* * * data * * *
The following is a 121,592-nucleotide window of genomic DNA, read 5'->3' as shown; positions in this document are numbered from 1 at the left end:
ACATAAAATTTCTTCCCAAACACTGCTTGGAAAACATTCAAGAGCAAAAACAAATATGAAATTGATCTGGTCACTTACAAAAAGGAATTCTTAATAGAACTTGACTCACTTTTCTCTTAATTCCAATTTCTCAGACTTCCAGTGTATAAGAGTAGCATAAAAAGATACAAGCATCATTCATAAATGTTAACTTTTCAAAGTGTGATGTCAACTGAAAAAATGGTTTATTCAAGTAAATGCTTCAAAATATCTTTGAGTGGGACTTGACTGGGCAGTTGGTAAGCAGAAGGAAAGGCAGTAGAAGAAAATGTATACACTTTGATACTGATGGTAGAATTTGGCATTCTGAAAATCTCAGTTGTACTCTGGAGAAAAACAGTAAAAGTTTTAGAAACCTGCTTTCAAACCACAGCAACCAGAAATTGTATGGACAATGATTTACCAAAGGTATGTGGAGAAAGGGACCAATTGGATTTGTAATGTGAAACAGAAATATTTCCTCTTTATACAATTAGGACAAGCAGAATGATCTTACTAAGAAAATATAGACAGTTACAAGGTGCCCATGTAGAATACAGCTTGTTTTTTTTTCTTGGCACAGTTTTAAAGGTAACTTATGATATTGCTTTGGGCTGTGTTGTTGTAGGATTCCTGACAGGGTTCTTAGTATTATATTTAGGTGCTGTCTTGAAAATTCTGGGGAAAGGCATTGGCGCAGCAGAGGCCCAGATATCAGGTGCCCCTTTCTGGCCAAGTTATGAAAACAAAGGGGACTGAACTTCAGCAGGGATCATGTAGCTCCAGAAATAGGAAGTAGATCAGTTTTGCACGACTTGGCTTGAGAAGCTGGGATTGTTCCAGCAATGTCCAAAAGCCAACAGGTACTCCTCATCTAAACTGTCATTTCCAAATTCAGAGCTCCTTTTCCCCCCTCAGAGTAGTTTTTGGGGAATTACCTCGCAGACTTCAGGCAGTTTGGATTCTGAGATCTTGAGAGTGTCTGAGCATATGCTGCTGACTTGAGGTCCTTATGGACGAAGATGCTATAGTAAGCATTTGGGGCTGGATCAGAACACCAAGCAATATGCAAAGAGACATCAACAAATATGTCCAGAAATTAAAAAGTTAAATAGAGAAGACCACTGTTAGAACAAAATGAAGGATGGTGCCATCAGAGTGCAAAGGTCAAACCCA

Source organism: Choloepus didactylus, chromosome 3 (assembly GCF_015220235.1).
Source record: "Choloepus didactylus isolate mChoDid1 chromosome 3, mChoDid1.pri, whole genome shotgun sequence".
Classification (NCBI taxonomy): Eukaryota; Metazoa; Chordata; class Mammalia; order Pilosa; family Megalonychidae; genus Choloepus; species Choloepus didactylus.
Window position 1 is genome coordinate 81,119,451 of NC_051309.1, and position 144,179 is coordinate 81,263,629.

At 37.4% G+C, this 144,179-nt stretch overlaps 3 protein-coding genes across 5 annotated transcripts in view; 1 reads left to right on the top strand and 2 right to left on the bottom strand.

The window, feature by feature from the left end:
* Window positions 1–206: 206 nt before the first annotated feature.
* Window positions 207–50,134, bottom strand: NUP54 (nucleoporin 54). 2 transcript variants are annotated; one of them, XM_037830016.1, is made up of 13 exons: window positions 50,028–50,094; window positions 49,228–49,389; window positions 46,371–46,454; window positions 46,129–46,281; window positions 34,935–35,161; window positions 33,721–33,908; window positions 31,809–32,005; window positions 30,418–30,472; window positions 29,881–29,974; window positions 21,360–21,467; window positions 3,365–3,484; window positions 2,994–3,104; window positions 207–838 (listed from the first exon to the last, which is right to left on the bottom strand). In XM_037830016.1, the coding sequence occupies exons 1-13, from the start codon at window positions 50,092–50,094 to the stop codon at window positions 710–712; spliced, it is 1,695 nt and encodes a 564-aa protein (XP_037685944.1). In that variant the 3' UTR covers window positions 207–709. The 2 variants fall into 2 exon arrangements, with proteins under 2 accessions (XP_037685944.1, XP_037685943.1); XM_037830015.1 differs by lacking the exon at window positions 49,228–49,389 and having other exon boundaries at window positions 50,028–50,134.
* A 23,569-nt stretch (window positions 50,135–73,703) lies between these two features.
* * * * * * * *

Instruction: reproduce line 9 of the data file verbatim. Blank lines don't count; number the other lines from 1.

* Window positions 1–206: 206 nt before the first annotated feature.